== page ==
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Friday, July 01, 2005

Jesus Christ and the Church of LCD--Part 2

LCD (Least Common Denominator) is not meant to be a reference to any person. People are of upmost value. Luke 12 reminds us of our tremendous value. There is no scale of greater and lesser value of persons in the church. James 2 warns us very sternly not to play favorites.

Instead, LCD is referring to our approach. Suppose you place me on a team with Manu Ginobili, Ivan Rodriguez and Ben Rothlisberger. If we are to accomplish some athletic feat, I am certainly going to be bringing the least physical prowess to the table. Does that make me less valuable as a person? Certainly not. But it may mean that for us to accomplish a given task, the load isn't spread out evenly, but that those guys move a little beyond me to get things done. If we all just play at my level, the other guys will actually become stunted. But if they are pushed physically, I may even develope some greater athletic skill in the process.

At times, it appears we fear "leaving others behind" so much that we never call them to advance. I'm intrigued by the words found in Hebrews 5: "11We have much to say about this, but it is hard to explain because you are slow to learn. 12In fact, though by this time you ought to be teachers, you need someone to teach you the elementary truths of God's word all over again. You need milk, not solid food! 13Anyone who lives on milk, being still an infant, is not acquainted with the teaching about righteousness. 14But solid food is for the mature, who by constant use have trained themselves to distinguish good from evil." I just don't know that we spend much time on solid food. The author explains that he has more he wants to say, and wants to call people to more, but their stunted growth prevents him. Scary thing is, they've been on milk so long, he says he's going to have to teach them the "elementary truths" all over again. They haven't maintained their position, they've actually regressed. I'm not saying that a person speak beyond the audience or we have no respect of the spiritual maturity of those we minister to. Notice the author says he wants to teach more, but can't really do it. The people aren't ready. But he at least calls them to more.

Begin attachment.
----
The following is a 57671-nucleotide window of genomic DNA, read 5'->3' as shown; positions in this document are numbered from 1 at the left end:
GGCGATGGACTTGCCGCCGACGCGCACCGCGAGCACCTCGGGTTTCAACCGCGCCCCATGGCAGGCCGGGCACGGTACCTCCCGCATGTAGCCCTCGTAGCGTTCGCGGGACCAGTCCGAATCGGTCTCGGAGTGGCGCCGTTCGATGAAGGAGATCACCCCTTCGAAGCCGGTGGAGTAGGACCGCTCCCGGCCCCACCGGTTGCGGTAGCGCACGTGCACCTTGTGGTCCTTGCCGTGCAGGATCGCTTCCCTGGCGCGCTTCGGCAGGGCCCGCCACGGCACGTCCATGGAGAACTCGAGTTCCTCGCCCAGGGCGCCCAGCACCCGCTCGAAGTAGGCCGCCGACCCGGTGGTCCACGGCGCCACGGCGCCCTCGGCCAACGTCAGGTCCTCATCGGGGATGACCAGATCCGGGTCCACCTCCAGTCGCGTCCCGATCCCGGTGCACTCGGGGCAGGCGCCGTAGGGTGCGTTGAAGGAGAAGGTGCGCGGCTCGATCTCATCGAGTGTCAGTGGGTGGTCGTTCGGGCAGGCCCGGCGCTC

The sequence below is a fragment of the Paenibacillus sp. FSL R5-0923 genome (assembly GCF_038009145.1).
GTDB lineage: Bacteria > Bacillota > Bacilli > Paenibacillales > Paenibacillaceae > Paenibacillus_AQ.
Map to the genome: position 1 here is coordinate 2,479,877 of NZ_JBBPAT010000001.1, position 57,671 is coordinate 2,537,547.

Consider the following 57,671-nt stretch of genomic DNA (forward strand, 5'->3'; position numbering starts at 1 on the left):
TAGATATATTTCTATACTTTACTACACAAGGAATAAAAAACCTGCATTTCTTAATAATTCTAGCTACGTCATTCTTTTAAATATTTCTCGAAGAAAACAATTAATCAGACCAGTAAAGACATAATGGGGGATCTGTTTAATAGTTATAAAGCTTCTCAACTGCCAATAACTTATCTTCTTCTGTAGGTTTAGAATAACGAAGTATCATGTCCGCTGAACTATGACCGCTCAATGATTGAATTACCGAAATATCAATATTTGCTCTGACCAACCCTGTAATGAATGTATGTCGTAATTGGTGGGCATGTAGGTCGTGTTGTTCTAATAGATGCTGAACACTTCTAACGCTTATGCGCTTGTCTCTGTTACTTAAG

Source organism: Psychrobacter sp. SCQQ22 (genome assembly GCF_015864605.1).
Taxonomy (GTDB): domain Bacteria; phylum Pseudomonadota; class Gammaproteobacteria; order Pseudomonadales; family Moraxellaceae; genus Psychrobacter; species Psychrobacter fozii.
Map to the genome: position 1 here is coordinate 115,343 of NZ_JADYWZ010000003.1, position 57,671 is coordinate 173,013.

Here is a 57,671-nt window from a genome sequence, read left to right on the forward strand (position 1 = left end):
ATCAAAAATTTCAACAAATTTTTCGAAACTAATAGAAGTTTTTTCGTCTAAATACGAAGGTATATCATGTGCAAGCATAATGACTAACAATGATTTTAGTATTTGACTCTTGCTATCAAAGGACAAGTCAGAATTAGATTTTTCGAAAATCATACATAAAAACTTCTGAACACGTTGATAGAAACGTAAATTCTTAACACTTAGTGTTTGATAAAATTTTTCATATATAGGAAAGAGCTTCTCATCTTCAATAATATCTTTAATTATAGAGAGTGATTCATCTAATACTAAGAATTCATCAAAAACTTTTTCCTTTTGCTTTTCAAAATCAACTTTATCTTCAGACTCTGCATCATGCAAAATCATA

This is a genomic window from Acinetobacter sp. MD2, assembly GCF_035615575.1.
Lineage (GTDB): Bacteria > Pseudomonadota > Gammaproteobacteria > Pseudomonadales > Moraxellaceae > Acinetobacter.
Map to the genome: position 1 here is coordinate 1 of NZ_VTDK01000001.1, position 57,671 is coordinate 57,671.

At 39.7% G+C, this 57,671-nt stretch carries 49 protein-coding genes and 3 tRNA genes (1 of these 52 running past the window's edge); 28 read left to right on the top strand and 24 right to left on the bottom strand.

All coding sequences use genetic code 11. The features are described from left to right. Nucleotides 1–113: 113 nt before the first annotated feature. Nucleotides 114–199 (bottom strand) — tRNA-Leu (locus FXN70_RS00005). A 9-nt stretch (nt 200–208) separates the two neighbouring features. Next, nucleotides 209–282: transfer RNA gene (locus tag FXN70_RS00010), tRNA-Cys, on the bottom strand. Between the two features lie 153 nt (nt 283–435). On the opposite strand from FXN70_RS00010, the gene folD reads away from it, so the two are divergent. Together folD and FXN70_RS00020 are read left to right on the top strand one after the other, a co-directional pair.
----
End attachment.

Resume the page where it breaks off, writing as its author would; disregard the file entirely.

Have we become spiritual milk men, dispensing simple thoughts every week, and never call people to a deeper understanding of truth? Are we so worried about speaking to the audience, that they are able to listen to a sermon and not be challenged to reach for more? Do we seek to make them so comfortable, we actually allow for complacence?

How do we turn lactose obsessed sheep into carnivores? How can God use us to help them develop a hunger for deeper truths? How do I make sure it's happening in my own life?

Tomorrow: LCD's effect on the gospel.


  • At 11:04 AM, Blogger Gary Underwood said…

    Preach to the chairs. The church is where people come to get "fed." So they sit down at the table, and the Pastor is the "dude with the food." He prepares the food for his three guests...

    (1) The spiritually mature.

    (2) The spiritually immature or brand new believers.

    (3) The seekers or unsaved.

    You do NOT have to pick which group(s) to speak to. Great, effective, biblical teachers can and do connect and teach with all three groups. People who disagree with that have definitely not heard the preaching of guys like Bill Hybels, John Ortberg, Andy Stanley, Rob Bell, Erwin McManus, Mike Breaux, Gene Appel - or - as is my prayer and hope every week - Gary Underwood.